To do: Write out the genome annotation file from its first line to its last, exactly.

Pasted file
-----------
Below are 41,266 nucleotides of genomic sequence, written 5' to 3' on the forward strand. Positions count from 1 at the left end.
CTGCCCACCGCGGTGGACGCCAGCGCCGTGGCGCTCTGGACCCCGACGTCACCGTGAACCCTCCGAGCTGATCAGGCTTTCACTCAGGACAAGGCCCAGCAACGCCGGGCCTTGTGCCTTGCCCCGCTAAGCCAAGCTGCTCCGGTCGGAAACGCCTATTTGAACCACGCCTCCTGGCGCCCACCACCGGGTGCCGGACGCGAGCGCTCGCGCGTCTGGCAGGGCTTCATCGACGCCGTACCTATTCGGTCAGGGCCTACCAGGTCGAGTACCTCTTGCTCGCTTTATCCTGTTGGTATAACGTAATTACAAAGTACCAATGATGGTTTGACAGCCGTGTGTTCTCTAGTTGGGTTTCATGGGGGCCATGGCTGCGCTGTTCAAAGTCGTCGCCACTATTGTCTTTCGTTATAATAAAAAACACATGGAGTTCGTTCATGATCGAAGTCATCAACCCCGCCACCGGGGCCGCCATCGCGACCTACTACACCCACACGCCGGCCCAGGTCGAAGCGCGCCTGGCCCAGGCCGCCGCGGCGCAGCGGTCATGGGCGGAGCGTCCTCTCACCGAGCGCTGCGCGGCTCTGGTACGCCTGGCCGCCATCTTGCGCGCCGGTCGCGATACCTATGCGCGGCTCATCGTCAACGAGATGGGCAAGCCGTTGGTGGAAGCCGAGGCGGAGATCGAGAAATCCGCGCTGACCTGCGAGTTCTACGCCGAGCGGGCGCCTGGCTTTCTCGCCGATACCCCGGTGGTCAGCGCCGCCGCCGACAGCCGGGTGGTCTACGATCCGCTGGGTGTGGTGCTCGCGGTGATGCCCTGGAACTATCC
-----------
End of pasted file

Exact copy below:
Below are 41,266 nucleotides of genomic sequence, written 5' to 3' on the forward strand. Positions count from 1 at the left end.
CTGCCCACCGCGGTGGACGCCAGCGCCGTGGCGCTCTGGACCCCGACGTCACCGTGAACCCTCCGAGCTGATCAGGCTTTCACTCAGGACAAGGCCCAGCAACGCCGGGCCTTGTGCCTTGCCCCGCTAAGCCAAGCTGCTCCGGTCGGAAACGCCTATTTGAACCACGCCTCCTGGCGCCCACCACCGGGTGCCGGACGCGAGCGCTCGCGCGTCTGGCAGGGCTTCATCGACGCCGTACCTATTCGGTCAGGGCCTACCAGGTCGAGTACCTCTTGCTCGCTTTATCCTGTTGGTATAACGTAATTACAAAGTACCAATGATGGTTTGACAGCCGTGTGTTCTCTAGTTGGGTTTCATGGGGGCCATGGCTGCGCTGTTCAAAGTCGTCGCCACTATTGTCTTTCGTTATAATAAAAAACACATGGAGTTCGTTCATGATCGAAGTCATCAACCCCGCCACCGGGGCCGCCATCGCGACCTACTACACCCACACGCCGGCCCAGGTCGAAGCGCGCCTGGCCCAGGCCGCCGCGGCGCAGCGGTCATGGGCGGAGCGTCCTCTCACCGAGCGCTGCGCGGCTCTGGTACGCCTGGCCGCCATCTTGCGCGCCGGTCGCGATACCTATGCGCGGCTCATCGTCAACGAGATGGGCAAGCCGTTGGTGGAAGCCGAGGCGGAGATCGAGAAATCCGCGCTGACCTGCGAGTTCTACGCCGAGCGGGCGCCTGGCTTTCTCGCCGATACCCCGGTGGTCAGCGCCGCCGCCGACAGCCGGGTGGTCTACGATCCGCTGGGTGTGGTGCTCGCGGTGATGCCCTGGAACTATCC